No more silo thinking: Reducing Pharmaceuticals in the Environment and AMR

On 30 January, EPHA organised an event at the European Parliament, together with Changing Markets Foundation and the European Environmental Bureau, to discuss synergies between the available policy measures for tackling pharmaceuticals in the environment (PiE) and antimicrobial resistance (AMR). The event was hosted by MEP Annie Schreijer-Pierik (EPP, Netherlands) who emphasised the importance of assuming responsibility and taking a multi-stakeholder approach to minimise the negative consequences of pollution in Europe and globally.

Following a public consultation that ended in February, the European Commission will present its long-awaited strategic approach to PiE before the end of May 2018. It will be particularly important to ensure policy coherence between this strategy and the EU One Health Action Plan against AMR (released in June 2017) given that both problems are closely interrelated. By “joining the dots” between these twin problems, the event discussed the need to take a life-cycle approach to pharmaceuticals, i.e. from production to consumption and disposal, given that residues can enter the environment (particularly water bodies) during all stages.

As Prof Dr Christoph Luebbert (University of Leipzig) reported, environmental contamination is a massive problem in India as a number of pharmaceutical production sites do not meet European standards. Effluent discharges contain high levels of antibiotics and antifungal agents whose continued functioning is vital for treating infections. While knowledge gaps remain regarding the interaction of PiE and the development and spreading of AMR, the harmful consequences of pharma pollution in India are undeniable and can be observed in rivers, people and animals. Through international travel and trade, “superbugs” can easily reach and threaten European healthcare.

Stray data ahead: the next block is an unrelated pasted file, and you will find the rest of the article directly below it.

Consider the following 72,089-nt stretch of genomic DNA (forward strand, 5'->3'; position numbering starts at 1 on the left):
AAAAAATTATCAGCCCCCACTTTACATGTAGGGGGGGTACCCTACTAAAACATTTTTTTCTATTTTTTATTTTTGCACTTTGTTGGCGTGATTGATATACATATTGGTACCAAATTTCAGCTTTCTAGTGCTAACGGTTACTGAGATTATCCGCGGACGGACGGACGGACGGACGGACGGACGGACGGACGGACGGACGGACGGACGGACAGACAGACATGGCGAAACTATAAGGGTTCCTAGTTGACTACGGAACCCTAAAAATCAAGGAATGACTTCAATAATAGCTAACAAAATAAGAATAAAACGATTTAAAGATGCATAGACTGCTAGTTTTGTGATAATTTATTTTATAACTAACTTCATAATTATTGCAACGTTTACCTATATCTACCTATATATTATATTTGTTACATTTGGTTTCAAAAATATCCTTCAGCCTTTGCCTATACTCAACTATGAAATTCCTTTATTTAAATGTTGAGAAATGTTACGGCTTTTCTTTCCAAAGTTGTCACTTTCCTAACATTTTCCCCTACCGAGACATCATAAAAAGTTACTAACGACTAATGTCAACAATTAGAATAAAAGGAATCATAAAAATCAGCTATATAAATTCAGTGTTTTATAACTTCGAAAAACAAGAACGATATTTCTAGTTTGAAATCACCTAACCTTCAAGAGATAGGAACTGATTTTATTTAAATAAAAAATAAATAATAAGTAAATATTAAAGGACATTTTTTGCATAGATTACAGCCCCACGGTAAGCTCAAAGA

A key concern for MEP Schreijer-Pierik is people’s right to access quality drinking water, coupled with safeguarding the health of European rivers. Dutch expert Prof Dr Jan Peter van der Hoek (EurEau & TU Delft) further explained the threat posed to water bodies – many of which flowing cross-border – by pharmaceutical drugs and other contaminants (e.g. pesticides, endocrine disruptors), stating that ever-new combinations of PiE are being detected. Stressing that the upcoming review of the Water Framework Directive and the current recast of the Drinking Water Directive present important opportunities, he contended that end-of-pipe solutions are costly and that other options may be more effective (e.g., eco-labels, bring-back schemes, compulsory prescription of drugs with high environmental impact, awareness-raising). In the Netherlands, the so-called chain approach takes a life-cycle approach, with its success very much down to dialogue between water and healthcare stakeholders, according to Marc de Rooy (Dutch Ministry for Infrastructure and Water).

A wide array of other solutions exists as well. They range from expanding and ensuring better embedding of Environmental Risk Assessment at the EU level to enabling “green” procurement at regional level (as is done in Sweden) and integrating environmental criteria into Good Manufacturing Practices.

Participants also discussed the role of industry: should the “polluter pays” principle apply or some form of extended producer responsibility? Lucas Wiarda, representing DSM-Sinochem, argued that industry isn’t necessary opposed to regulation, however there needs to be a level playing field for all companies, and other actors needed to take action, too. Industry representatives also pointed out a number of recent actions, including the Davos and UNGA declarations, the Eco-Pharmaceutical Stewardship Framework and the commitments of the AMR Industry Alliance.  MEP Schreijer-Pierik encouraged the pharma industry to advance these efforts and asked the European Commission to put in place the right mix of policy tools and instruments before the European Parliament elections in 2019.

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